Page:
While steam engines were common in the 1800s, only small demonstration steam power generators are currently available for the home user. They can produce 10V to 15V of DC power for charging a 12V battery.
7. Thermoelectric Power
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A thermocouple or thermoelectric module can convert heat to DC voltage which you can use to charge a battery or bank of batteries. The Stirling engine also runs on heat.
It produces DC power based on heat applied to a cylinder containing a movable piston. A nitinol wire can become a heat engine that uses the temperature difference between the same wire immersed in two tanks of water to turn a generator and create electricity.
These all produce low voltage and current, but enough energy to charge a wet-cell battery.
8. Invisible EMF Power
This is an up-and-coming technology, although the concept has been around since Nikola Tesla conducted his first experiments to transmit electricity without wires. Tesla’s experiments included energizing light bulbs spaced out from a power source without connecting wires.
After Tesla died, no serious research and experiments followed until recently. Now, Tesla coils can cause wireless light bulbs to glow in your hand and high voltage electrical sparks to fill the room.
We are just beginning to exploit this technology. Products are now available that use invisible EMF energy to charge mobile phones.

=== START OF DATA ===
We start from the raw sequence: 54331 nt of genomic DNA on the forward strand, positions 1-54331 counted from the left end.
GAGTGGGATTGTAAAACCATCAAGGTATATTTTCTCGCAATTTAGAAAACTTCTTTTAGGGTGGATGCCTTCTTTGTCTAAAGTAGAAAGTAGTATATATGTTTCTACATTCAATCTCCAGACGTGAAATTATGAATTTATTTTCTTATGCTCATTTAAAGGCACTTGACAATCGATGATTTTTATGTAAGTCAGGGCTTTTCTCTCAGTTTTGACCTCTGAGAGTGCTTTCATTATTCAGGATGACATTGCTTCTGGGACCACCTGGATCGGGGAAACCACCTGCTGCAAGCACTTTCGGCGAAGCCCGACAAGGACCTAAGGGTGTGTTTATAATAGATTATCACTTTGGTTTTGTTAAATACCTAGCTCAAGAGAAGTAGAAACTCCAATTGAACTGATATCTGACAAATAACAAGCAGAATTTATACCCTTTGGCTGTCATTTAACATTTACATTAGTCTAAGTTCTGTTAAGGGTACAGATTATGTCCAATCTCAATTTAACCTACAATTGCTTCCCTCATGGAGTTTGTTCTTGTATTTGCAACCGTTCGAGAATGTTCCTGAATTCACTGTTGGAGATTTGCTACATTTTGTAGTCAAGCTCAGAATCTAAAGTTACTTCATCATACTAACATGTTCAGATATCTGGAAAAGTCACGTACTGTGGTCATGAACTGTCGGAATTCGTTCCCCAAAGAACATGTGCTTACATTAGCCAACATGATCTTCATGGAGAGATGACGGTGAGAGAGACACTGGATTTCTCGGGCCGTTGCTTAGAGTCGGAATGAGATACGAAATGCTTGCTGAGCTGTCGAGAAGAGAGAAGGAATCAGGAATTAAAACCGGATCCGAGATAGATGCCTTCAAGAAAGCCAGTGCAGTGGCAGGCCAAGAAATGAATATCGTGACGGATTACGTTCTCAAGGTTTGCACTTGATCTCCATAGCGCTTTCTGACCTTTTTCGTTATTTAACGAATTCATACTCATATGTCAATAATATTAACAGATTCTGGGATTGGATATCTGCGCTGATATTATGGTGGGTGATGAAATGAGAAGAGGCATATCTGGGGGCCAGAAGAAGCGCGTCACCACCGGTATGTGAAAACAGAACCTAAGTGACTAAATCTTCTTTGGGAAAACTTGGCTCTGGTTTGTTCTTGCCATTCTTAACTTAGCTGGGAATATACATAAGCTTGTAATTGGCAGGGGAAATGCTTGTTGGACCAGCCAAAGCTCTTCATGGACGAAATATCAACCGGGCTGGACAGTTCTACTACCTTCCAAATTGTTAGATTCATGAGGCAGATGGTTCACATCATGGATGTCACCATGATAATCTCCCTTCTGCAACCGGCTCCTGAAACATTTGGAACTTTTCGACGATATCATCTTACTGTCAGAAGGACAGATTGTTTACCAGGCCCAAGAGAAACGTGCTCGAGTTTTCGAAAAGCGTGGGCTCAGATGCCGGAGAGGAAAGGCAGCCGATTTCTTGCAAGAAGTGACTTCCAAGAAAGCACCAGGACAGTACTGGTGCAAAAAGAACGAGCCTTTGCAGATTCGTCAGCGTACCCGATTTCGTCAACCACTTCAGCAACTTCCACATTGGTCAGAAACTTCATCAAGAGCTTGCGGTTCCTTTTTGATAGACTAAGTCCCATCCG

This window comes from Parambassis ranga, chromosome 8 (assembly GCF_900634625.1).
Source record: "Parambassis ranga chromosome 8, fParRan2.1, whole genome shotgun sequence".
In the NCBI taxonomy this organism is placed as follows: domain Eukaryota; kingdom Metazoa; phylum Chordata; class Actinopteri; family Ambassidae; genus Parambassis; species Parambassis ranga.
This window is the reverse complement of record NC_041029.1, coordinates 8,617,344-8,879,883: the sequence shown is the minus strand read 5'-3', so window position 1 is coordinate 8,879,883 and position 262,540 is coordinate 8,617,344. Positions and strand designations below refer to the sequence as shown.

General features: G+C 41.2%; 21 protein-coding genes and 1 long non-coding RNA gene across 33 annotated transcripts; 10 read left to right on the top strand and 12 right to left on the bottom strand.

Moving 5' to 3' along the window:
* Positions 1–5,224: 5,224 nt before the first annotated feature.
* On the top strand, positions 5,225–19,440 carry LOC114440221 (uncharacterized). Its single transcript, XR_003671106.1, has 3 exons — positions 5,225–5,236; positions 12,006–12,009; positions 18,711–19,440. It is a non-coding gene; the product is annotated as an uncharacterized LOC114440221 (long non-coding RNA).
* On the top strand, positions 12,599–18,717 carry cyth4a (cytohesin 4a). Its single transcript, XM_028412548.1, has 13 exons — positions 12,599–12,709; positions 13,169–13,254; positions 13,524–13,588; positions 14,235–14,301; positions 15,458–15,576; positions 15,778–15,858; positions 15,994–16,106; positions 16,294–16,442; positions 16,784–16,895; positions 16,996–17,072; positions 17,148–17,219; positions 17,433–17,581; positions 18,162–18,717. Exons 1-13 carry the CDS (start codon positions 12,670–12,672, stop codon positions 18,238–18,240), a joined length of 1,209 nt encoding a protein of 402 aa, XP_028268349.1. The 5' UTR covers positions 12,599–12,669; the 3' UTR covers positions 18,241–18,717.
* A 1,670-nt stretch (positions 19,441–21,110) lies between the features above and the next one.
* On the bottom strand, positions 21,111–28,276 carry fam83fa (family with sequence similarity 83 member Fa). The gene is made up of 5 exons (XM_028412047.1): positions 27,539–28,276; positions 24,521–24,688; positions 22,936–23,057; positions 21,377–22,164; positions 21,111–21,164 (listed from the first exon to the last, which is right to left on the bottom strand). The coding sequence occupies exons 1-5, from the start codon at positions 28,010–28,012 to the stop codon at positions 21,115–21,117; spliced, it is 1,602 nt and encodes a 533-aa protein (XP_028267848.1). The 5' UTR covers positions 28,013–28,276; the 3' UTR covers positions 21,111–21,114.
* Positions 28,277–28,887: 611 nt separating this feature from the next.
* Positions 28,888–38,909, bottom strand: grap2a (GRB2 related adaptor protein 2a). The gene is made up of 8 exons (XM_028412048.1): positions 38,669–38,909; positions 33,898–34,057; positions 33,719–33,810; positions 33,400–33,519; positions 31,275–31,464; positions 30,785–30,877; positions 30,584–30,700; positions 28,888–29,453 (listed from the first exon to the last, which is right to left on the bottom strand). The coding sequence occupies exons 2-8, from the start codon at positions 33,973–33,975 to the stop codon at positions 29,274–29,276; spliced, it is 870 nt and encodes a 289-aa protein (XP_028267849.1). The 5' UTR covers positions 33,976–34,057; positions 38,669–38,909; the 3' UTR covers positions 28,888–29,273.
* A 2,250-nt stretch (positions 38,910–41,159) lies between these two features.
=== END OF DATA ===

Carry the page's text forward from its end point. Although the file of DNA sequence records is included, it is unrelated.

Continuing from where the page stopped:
Perhaps, soon, we’ll be able to harness Wi-Fi energy to create electricity that can drive appliances and even vehicles.
When SHTF, we need to find other sources of electrical energy to increase our chances of survival. Watch this video from Alltime10s and find out the new yet somewhat weird ways to harness energy:
The earth is a giant source of energy, both renewable and non-renewable — ready at our disposal. Thanks to the work of Weber, Faraday, Maxwell, Hertz, Edison, and Tesla, we have electrical power to make our lives easier and more comfortable.
As technology developed, some of the innovations from those days were neglected. Today, those technologies are being revisited, refined, and reintroduced, giving us multiple ways to generate electricity at home.
Know other ways to generate electricity at home? Tell us about it in the comments section below!
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- Sustainable Survival – Making ‘Off-The-Grid’ as Green as Possible
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Editor’s Note: This post was originally published on July 24, 2015, and has been updated for quality and relevancy.